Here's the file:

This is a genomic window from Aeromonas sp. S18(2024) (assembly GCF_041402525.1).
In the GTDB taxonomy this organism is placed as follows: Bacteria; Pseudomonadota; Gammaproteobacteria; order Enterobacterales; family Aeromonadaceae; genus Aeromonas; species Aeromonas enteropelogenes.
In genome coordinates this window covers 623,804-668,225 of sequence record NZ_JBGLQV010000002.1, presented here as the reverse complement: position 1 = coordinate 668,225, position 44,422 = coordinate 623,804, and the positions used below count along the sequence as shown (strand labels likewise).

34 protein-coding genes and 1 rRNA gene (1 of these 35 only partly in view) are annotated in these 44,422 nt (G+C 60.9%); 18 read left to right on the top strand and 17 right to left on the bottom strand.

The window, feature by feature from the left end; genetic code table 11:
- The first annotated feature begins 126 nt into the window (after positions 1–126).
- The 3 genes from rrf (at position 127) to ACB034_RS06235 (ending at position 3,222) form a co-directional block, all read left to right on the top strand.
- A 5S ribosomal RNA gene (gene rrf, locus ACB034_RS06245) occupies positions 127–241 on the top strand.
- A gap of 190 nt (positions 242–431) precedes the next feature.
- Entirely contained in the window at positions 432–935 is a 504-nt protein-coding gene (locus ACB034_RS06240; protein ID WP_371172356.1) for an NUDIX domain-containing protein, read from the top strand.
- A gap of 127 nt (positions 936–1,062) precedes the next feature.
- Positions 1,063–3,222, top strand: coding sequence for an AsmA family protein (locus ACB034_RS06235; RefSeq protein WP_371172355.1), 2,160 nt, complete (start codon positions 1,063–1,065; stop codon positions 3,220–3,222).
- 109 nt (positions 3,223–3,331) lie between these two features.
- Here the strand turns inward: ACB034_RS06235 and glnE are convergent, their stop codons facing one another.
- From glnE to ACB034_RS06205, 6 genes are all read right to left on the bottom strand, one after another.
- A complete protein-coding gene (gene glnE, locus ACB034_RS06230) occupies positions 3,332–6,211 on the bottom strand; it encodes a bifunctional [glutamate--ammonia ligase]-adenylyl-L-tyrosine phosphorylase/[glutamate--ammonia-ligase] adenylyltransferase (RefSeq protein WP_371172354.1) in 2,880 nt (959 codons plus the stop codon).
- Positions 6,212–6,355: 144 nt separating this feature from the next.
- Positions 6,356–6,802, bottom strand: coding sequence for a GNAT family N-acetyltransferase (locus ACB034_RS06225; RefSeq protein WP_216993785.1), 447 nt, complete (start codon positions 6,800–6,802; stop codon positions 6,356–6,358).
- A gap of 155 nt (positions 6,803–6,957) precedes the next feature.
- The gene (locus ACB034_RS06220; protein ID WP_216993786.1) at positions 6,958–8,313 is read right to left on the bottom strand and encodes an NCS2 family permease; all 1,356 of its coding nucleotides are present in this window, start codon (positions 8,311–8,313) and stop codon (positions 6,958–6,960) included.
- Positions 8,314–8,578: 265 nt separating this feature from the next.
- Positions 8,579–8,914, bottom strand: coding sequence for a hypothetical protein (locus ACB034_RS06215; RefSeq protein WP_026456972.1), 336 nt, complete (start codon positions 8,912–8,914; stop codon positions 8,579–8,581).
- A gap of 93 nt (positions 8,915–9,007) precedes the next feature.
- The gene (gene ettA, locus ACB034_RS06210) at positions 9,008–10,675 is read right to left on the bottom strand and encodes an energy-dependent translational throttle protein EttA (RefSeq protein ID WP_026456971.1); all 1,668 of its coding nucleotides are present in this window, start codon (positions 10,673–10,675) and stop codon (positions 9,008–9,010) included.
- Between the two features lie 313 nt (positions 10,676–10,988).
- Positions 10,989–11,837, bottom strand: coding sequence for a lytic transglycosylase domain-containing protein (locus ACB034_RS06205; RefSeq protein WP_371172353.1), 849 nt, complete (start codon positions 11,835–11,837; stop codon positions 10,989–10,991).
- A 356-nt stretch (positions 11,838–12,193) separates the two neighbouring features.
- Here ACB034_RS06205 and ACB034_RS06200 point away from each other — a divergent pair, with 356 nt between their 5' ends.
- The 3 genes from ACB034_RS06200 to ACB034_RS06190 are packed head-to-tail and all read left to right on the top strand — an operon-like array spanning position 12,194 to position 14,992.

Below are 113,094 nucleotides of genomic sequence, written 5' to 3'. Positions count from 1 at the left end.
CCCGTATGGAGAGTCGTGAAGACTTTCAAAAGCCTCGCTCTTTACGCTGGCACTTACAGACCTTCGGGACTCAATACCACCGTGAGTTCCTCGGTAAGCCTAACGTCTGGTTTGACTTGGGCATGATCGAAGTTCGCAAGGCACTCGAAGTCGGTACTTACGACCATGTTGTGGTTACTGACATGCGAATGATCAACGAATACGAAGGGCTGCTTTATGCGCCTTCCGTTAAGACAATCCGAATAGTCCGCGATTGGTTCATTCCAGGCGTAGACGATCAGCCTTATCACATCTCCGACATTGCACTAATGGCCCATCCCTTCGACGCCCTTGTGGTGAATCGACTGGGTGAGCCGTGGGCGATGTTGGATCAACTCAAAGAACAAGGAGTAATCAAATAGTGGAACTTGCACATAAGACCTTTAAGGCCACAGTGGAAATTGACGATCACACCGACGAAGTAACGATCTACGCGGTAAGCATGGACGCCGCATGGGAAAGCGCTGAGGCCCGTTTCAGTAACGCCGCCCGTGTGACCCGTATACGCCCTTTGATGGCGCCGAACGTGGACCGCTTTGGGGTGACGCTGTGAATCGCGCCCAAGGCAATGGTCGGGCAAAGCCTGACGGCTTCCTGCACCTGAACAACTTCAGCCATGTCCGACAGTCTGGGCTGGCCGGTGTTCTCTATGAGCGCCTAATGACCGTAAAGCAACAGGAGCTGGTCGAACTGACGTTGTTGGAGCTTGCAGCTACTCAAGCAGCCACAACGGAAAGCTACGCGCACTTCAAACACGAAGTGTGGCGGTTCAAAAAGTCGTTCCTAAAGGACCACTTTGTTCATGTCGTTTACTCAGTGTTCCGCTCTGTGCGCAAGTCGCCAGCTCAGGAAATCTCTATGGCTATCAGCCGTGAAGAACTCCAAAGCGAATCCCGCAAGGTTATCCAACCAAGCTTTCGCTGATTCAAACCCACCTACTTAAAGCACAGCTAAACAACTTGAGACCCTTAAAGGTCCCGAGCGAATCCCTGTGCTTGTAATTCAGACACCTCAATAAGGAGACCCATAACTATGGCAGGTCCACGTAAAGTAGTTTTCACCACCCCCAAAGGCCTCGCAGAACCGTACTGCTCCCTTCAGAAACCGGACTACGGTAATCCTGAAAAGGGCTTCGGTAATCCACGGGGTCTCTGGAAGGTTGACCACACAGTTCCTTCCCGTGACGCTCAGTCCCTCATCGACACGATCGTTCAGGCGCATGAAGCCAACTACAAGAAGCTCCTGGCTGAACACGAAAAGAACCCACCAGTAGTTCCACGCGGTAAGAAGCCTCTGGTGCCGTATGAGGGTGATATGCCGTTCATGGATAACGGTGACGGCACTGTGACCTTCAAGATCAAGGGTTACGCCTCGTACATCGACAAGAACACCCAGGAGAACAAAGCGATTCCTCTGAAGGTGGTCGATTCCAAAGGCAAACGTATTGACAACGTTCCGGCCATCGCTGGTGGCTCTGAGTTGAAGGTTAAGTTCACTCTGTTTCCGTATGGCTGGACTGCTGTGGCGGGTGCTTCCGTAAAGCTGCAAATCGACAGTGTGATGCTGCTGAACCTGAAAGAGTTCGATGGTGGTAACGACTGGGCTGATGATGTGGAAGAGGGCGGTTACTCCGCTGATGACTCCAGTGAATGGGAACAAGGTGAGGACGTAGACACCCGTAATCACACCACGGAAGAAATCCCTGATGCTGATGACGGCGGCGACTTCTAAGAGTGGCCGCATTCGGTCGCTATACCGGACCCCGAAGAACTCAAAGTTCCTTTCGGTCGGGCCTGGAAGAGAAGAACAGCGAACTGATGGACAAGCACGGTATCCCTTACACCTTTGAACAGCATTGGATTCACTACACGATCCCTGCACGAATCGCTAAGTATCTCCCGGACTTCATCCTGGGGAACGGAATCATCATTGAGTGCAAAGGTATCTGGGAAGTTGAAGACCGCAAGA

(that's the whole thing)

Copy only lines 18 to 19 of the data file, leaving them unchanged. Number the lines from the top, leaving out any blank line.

- Positions 6,356–6,802, bottom strand: coding sequence for a GNAT family N-acetyltransferase (locus ACB034_RS06225; RefSeq protein WP_216993785.1), 447 nt, complete (start codon positions 6,800–6,802; stop codon positions 6,356–6,358).
- A gap of 155 nt (positions 6,803–6,957) precedes the next feature.